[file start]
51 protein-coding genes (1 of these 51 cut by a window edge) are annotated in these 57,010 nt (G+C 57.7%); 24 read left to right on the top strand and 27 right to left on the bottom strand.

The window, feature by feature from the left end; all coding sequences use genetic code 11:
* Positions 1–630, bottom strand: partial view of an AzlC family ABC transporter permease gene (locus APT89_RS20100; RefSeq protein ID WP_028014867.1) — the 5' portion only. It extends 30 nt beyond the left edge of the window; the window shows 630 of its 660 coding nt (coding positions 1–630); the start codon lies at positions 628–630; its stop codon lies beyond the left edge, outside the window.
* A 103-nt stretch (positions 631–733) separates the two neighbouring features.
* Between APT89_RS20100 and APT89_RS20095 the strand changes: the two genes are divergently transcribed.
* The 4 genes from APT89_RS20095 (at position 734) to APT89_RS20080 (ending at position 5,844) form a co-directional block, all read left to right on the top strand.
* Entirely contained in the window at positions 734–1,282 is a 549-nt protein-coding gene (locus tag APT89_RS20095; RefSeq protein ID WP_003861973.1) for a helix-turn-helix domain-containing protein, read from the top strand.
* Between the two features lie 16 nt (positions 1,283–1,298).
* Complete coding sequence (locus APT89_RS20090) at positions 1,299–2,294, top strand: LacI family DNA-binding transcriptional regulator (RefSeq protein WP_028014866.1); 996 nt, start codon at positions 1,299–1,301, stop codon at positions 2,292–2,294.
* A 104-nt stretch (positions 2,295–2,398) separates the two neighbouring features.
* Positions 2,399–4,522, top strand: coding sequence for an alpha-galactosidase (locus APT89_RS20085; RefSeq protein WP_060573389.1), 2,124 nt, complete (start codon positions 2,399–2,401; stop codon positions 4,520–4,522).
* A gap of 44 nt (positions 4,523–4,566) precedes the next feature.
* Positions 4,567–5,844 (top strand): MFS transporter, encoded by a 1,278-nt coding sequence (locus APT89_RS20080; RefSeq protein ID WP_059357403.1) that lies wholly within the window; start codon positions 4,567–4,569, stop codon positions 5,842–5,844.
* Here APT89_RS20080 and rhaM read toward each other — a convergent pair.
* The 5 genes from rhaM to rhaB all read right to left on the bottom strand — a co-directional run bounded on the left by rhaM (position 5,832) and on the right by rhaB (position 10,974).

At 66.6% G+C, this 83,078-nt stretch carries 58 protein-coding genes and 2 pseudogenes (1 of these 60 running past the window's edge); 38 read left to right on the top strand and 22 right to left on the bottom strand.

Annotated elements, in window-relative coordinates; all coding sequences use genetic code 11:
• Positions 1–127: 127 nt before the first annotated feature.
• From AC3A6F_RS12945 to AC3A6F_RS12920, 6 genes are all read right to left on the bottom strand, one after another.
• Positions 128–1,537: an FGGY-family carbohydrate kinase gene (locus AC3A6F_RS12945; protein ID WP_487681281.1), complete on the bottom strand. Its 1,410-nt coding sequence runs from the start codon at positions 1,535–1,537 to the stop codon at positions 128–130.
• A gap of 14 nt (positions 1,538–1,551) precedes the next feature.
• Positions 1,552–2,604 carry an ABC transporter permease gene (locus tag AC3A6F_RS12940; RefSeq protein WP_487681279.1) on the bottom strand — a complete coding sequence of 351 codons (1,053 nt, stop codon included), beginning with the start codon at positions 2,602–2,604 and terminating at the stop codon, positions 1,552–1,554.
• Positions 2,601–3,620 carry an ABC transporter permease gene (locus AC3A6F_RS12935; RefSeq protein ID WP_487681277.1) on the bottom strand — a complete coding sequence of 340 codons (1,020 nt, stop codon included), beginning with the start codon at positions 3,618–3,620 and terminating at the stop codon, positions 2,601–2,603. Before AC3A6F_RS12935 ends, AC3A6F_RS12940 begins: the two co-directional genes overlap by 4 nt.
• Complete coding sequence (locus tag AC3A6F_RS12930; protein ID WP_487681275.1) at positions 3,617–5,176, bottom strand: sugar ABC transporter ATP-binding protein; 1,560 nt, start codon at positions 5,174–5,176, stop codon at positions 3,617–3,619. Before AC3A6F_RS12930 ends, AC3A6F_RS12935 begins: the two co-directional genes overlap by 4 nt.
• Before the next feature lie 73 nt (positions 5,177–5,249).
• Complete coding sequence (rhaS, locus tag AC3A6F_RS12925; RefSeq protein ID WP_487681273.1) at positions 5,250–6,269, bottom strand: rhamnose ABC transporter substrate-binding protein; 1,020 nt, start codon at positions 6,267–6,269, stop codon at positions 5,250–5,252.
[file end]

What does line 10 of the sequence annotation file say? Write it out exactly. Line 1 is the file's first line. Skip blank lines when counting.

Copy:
* A 104-nt stretch (positions 2,295–2,398) separates the two neighbouring features.